Jasmine calls racism “way worse in his time,” and but that she certainly has felt it at times, starting with her first encounter with prejudice as a 5-year-old kindergartner.

 

“I had a little girl friend who said I couldn’t sit on her mat because her mom said I’d get black on it. “

 

Still, she says, “I’ve never been a pushover and I always got along with everybody.”

 

Jasmine says her family and friends have always believed Phil is innocent but that fear kept them from fighting to prove it. In a predominantly white town with a history of a corrupt legal system, their fears were justified, she says.

 

“Everybody was too afraid to fight the system here, out of fear of losing their jobs, or just being embarrassed or putting themselves in danger. The ones with the last name of Mullins are deathly afraid. After it happened, people hated the Mullins family. It was just awful. Everyone’s been afraid to do anything, and I’m not afraid. I just want to take a chance. Why not?”

 

Jasmine had been back in Cookeville for a year when she started looking into Phil’s case. She was struck by his many appeals, his always proclaiming his innocence, and his notes to judges saying he wanted to clear his name for his mother’s sake. His mother died in 2013. As Jasmine looked deeper, she couldn’t find any evidence connecting him to the Dixon murder scene.

 

“I wrote to him, put some money on his account, and the rest is history.”

 

After numerous conversations, she’s found him to be gentle, sweet, humble, earnest – and credible. So much so that Jasmine quit her nail tech job to free up time to take this on. She gets by with some odd jobs, doing Tarot readings and helping friends who have businesses.

 

“I’m kind of living on faith and prayer right now. After I started looking into it, I prayed again and I said God, if this man is innocent, I want you to make this easy for me, I want doors to open swiftly. If he is guilty, I want you stop me in my tracks and make this impossible for me to do. And it has gone so quick that it doesn’t even feel real.”

 

It took no time for her to make some significant headway after learning that Phil’s latest appeal – asking to be able to present DNA (because of a new law) – was denied. Via Facebook, in June 2021, she called out the judge who denied the appeal, saying he had denied it because Phil had pleaded guilty to Dixon’s murder when he never had.

 

“I posted it on FB, saying, hey, Judge Gary McKenzie, you said he plead guilty when he didn’t, and I hope you can fix this. This was on a Friday and his office was closed. Monday morning, I started calling his office and I was met by a really rude secretary, so I posted my experience with her online and I posted the judge’s number and I told everyone to call up there – all my Facebook friends. So they all called his office, and about four hours later, [on June 10], the judge called my phone and said, ‘Hi Ms. Woodson. I’m calling to let you know that I did make a mistake. I’m looking at his case right here and he never plead guilty. He was found guilty by a jury.’ He said he couldn’t promise me anything because he’s a sitting judge, but that he would be looking into the case. And about a week later, Phil got a letter in mail that he’d be getting a new date, an order granting a hearing and court-appointed lawyer.”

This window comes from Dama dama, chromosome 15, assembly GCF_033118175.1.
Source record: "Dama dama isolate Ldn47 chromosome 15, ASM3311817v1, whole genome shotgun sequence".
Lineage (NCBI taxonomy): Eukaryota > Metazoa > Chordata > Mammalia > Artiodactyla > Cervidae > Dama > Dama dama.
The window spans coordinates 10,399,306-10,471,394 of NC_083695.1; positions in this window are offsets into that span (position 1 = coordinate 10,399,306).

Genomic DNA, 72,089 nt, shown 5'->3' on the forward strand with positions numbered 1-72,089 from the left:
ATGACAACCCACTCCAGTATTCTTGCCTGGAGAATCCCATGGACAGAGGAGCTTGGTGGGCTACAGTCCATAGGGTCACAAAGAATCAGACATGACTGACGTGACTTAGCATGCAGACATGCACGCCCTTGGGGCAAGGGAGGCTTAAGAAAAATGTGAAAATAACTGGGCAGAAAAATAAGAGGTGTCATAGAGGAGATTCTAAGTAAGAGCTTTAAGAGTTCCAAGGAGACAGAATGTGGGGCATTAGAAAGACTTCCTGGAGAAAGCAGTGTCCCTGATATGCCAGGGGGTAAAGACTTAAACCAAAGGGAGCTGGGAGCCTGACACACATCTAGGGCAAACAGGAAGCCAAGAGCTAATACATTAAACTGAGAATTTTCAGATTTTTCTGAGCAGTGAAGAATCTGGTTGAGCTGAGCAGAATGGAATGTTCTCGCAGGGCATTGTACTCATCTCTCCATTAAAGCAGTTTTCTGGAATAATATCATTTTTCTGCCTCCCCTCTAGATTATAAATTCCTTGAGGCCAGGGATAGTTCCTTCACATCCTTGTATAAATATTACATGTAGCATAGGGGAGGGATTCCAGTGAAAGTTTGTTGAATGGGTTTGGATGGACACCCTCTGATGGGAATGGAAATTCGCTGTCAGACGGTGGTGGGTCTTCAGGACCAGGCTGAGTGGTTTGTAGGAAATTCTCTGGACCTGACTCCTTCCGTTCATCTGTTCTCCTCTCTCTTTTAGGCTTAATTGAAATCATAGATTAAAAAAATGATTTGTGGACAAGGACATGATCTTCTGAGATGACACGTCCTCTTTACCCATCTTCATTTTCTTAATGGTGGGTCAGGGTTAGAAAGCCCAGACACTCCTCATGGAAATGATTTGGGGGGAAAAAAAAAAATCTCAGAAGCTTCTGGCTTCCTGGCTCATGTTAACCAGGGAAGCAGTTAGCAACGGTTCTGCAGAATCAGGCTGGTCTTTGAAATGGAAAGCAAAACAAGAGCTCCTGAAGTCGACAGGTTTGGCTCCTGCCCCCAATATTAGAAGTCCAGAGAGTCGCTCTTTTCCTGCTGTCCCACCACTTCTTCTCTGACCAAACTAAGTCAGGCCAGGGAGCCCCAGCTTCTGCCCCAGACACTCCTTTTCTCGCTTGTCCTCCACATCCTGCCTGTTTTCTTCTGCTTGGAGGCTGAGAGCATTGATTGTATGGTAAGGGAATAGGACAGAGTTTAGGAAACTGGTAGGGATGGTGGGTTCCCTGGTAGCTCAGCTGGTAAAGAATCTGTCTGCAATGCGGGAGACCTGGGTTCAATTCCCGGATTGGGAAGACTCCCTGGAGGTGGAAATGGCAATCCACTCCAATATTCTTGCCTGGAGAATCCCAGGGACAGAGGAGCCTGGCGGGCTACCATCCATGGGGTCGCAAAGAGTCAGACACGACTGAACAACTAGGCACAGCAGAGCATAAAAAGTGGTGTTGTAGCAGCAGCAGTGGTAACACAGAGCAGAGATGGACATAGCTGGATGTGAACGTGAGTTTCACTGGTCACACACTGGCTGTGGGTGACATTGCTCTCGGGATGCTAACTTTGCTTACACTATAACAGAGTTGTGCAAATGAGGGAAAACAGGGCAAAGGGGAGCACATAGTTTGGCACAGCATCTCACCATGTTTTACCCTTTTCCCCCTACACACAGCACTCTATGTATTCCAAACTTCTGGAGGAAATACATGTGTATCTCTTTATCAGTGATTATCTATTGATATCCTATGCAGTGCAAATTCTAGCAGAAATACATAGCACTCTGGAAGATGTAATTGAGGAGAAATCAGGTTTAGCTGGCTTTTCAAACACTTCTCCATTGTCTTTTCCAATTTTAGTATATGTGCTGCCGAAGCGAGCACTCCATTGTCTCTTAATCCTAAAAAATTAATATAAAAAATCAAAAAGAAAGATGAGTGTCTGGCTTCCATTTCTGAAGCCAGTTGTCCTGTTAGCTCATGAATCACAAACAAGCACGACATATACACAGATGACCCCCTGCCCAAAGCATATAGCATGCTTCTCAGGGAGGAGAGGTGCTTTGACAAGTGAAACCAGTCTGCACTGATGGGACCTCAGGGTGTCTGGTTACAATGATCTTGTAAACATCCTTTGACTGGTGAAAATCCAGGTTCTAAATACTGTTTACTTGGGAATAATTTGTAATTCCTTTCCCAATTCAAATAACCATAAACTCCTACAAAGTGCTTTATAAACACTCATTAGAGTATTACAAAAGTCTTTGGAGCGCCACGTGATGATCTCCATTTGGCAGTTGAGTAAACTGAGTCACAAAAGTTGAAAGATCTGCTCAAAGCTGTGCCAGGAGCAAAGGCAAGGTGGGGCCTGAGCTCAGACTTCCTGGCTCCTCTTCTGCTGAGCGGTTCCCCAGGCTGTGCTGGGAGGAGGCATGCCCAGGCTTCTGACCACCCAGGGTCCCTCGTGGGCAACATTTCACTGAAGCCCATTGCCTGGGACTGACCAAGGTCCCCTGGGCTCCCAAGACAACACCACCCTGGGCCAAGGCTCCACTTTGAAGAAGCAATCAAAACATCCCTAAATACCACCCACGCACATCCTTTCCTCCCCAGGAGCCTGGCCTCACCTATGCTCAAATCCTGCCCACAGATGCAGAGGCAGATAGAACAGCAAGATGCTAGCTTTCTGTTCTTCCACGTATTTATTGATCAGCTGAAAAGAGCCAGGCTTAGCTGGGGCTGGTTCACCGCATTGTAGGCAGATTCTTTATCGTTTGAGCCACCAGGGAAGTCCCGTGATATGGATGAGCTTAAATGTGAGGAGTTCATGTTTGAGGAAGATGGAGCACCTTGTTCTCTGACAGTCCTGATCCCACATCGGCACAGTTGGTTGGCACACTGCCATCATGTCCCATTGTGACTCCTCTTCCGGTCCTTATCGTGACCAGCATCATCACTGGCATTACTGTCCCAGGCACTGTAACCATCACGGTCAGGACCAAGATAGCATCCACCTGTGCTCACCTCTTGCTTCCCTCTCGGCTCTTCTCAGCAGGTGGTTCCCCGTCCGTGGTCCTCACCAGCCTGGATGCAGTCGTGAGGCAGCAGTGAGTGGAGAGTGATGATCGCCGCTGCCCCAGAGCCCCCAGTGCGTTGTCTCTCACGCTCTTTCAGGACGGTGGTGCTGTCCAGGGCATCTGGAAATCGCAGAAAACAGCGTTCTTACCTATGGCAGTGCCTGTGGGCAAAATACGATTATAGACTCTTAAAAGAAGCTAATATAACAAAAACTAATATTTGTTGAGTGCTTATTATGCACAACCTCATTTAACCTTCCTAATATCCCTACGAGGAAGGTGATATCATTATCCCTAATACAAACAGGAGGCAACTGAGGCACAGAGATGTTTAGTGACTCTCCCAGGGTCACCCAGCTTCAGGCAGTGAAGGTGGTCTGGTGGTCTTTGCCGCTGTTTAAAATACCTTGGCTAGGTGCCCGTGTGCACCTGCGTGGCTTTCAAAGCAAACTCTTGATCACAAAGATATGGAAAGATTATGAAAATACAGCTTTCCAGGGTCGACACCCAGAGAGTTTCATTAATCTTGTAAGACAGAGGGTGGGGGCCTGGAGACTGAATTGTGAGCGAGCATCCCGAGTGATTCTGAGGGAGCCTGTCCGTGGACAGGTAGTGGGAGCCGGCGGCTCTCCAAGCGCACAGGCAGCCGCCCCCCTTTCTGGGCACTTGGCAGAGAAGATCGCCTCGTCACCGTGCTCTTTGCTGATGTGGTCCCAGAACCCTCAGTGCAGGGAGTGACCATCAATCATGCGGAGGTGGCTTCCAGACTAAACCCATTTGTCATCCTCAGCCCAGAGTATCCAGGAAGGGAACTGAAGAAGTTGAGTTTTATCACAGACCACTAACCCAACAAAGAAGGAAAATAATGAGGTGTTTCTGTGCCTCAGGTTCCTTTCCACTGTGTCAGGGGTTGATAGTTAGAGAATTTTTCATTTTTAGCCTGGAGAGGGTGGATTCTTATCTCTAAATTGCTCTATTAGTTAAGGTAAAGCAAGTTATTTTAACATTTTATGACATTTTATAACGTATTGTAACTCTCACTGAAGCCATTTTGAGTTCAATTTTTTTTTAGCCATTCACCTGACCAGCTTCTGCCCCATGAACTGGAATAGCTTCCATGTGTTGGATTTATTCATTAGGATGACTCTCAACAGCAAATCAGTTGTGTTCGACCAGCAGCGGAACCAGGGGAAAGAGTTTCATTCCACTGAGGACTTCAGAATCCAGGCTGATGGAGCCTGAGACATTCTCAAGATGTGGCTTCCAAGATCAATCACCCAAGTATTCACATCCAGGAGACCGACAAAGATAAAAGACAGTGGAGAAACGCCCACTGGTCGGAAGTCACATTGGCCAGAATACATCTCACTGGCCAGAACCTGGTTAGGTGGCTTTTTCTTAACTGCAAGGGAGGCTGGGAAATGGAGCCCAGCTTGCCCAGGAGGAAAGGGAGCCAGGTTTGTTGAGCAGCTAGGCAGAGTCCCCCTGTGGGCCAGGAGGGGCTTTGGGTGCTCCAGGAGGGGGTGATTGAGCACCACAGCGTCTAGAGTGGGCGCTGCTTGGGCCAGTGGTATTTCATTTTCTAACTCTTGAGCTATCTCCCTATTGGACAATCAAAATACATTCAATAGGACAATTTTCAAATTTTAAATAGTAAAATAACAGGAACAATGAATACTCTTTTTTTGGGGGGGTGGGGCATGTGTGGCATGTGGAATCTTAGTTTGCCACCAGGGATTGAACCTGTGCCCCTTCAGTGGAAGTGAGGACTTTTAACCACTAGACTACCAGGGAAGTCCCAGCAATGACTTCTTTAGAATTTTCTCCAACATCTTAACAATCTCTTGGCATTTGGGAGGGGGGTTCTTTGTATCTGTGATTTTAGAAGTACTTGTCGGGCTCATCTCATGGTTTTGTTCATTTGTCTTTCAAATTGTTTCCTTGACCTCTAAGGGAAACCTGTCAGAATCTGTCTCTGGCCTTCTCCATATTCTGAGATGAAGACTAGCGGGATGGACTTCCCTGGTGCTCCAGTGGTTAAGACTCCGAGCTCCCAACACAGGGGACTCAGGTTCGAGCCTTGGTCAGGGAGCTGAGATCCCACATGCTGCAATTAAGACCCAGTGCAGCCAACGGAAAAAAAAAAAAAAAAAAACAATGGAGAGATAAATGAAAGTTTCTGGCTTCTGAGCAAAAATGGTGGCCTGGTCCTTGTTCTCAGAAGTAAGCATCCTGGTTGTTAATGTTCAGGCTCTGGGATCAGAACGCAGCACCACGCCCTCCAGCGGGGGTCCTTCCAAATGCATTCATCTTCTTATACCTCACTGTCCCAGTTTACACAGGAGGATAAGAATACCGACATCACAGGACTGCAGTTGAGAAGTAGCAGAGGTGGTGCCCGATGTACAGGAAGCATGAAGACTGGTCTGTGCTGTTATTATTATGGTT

Jasmine has taken a step back from being so deeply involved with ongoing issues with her immediate family while working on Phil’s case.

 

“What I’m doing now is a lot different. I used to run at their (her family’s) every beck and call, I would spread myself too thin. So now I put myself first and I have to make sure I’m taking care of myself first before I run to everybody else’s rescue. Because that hurts me. Even thinking too deep on this stuff is hard. It’s all a lot. I’ve learned that I just need to step back and let them make their own mistakes if they’re going to make any. I tell them, I’ll be here if you need me, but make me a last resort.”

 

Her first priority is Jovi, a “rambunctious, very inquisitive” 3-year-old who “picks up on things fast. Usually, she knows how to go with the flow, and is very independent. Working on all this, sometimes it’s hard for me to just give her the attention she deserves, and the mom guilt sets in.”

 

 

Why is she so passionately convinced of Phil’s innocence?

 

“No. 1, there is no evidence linking him to the crime. He was acquitted for first degree murder because there wasn’t enough evidence. Phil also was charged with robbery, but there was a $2,300 found at the scene, $2,000 in a purse and about $300 in a wallet. Nothing was taken. Nothing was ransacked. They said Phil had her wedding ring, but it was on the victim’s finger” in crime-scene photos.

 

“I talked to the family of the murdered woman. There was evidence withheld from them. The family thought it was someone else. I think the prosecutor fabricated information. Phil went through a few public defenders and begged a judge for different counsel when one his lawyers told him he didn’t give a damn. I think witnesses were coerced. And I think Phil was charged in the first place because he was big, Black, sold crack and they couldn’t catch him.”

 

Jasmine says Phil has acknowledged his guilt for selling crack cocaine all along. “He said, ‘I made myself an easy target. I’ll do whatever, but I’m not a murderer.’ “

 

“He has maintained his innocence since day one. He never took a plea that would have let him out. He’s still fighting this. He has learned law, learned the language now. He writes so well now. I know he has cried till he can’t cry any more. I’m so glad he didn’t turn cynical. He also wants justice for the woman’s family. I hate that this is his life. It’s humiliating and embarrassing. I know he didn’t do it, and his story needs to be out there. I just want him out so bad. I hate that this is real and that he’s been in there for all of this time.”

 

Asked if she’s ever doubted his story and sincerity, her answer was an emphatic “no.”

 

 

 

 

Who she’s sought help from:

·         “The Undisclosed” podcast, which has a team of lawyers that could help Phil’s court-appointed attorney

 

·         The NAACP, which sent her some resources but otherwise was unhelpful and “left a sour taste” in her mouth.

 

·         The Innocence Project, which never returned her calls.